In a dither over "dither"

DSP, Plug-in and Host development discussion.
earlevel
KVRian
579 posts since 4 Apr, 2010

Post Tue Sep 15, 2020 2:00 pm

Also agree with what mystran said (even if autocorrect wants me to type "minstrel"). Frankly, some of these dither options some of these plugins give seem to be an assertion they understand the problem better than "you" do, even if the options are unlikely to improve anything. Option 1 (low)—why? If your plugin really does have "natural noise" of sufficient level (it probably will if you recorded it), it's almost certainly Gaussian (thermal noise from mixer, etc.) and will do fine at dithering by itself—but it won't hurt you to have option 2 enabled. If it doesn't, you should go for #2 anyway. Why muddy the water with the choice of suboptimal? Anyway, look again at my video. Optimal dither level practically eliminates correlation of the error with the signal, and anything above just increases the noise level. Truncation distortion is an issue of bit thresholds—if you have to get on your 10-foot roof, you need a ladder that's long enough. Too short by much and it won't do the job—way too long is ok, but doesn't improve the task and has drawbacks.

Anyway, maybe you can share how you're truncating the samples.
My audio DSP blog: earlevel.com

Fender19
KVRian
511 posts since 30 Aug, 2012

Post Tue Sep 15, 2020 3:58 pm

earlevel wrote:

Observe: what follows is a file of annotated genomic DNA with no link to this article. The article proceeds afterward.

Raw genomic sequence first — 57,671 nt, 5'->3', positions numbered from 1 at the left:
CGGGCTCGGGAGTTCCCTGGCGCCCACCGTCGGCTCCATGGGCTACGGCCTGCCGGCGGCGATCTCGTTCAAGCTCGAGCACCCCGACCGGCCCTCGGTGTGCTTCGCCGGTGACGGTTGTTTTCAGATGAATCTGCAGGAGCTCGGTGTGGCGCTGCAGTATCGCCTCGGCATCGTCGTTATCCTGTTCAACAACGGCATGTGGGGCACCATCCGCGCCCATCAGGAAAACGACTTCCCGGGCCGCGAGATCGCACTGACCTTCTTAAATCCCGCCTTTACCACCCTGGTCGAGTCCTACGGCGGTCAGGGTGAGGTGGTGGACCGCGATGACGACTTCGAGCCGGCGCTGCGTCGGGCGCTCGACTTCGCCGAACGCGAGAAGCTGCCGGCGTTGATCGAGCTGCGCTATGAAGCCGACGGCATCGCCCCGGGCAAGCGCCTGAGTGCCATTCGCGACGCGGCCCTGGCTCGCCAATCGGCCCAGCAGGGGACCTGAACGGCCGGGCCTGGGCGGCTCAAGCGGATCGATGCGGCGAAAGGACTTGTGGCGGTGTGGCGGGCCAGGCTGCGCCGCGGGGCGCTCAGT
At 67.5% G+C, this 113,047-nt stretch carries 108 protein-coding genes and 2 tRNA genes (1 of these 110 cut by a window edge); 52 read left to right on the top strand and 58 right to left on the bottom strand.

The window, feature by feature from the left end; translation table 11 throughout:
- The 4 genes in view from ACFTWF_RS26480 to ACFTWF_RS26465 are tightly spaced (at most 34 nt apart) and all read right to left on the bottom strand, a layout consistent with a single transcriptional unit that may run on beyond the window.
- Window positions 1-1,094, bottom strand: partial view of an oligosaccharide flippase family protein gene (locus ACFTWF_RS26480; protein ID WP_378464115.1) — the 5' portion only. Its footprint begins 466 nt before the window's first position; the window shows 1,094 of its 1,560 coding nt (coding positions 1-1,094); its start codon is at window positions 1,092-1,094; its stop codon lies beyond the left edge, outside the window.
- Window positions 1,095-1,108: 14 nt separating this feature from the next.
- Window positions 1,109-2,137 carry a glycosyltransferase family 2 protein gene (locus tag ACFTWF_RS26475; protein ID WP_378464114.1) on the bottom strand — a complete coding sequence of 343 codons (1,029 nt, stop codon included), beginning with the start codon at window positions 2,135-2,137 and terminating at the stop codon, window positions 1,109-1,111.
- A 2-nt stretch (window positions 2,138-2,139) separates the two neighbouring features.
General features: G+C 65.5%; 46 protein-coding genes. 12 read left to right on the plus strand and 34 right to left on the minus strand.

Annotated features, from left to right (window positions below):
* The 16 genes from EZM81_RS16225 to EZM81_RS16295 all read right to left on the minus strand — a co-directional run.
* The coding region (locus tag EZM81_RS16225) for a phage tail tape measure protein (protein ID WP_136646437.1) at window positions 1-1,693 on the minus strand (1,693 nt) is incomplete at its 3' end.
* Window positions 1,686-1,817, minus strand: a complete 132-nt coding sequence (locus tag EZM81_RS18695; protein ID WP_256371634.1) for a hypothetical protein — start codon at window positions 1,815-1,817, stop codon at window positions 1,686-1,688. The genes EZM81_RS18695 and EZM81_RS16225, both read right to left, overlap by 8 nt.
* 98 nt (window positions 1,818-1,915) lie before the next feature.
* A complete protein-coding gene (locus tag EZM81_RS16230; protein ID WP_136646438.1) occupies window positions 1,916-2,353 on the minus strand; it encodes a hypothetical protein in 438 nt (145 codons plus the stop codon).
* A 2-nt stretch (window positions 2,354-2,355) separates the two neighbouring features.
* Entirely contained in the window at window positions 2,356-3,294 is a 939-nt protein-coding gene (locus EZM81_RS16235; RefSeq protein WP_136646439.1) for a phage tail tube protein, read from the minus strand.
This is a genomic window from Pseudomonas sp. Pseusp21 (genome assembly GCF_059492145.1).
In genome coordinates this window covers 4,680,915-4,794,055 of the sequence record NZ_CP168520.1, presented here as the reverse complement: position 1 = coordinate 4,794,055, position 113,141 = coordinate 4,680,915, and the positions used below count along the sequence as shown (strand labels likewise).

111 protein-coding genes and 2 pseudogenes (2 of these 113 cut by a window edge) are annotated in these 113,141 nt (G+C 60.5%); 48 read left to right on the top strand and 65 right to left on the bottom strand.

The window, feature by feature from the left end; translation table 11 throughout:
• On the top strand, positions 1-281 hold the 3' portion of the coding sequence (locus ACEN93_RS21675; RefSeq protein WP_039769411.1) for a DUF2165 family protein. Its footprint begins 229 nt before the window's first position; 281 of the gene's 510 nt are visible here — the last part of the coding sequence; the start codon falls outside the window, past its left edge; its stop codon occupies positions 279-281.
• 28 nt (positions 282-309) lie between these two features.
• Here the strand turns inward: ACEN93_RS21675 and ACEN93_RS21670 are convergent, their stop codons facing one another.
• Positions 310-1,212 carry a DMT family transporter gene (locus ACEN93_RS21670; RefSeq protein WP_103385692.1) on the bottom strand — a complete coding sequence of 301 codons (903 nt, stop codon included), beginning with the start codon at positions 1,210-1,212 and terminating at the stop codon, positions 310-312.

Tue Sep 15, 2020 2:00 pm
Anyway, maybe you can share how you're truncating the samples.
I will share more than that!

I created a low level audio clip in my DAW, added dither and exported two times as a 16 bit wave file - one time with with my (Mystran's) dither code applied and the other time with Steinberg's "16bit, flat TPDF, no noise shaping" dither applied.

I then imported those two wave files side-by-side into Reaper and applied 60dB of gain to both tracks so we can hear the dither. Screenshot of that here: https://drive.google.com/file/d/1Hi11I9 ... sp=sharing

As you can see in the screenshot the peak level and RMS levels of both dither signals during the intro before the music starts are exactly the same - however note that the CREST factors are different. Not sure how that's possible since crest factor = Peak/RMS - however this shows that SOMETHING is different. Also note that the two tracks start growing in amplitude in different places even though they are the exact same clips at the exact same gain and bit depth. Two different dithers is the only difference.

Now, for the real proof they are not the same - please listen very closely to the following clips: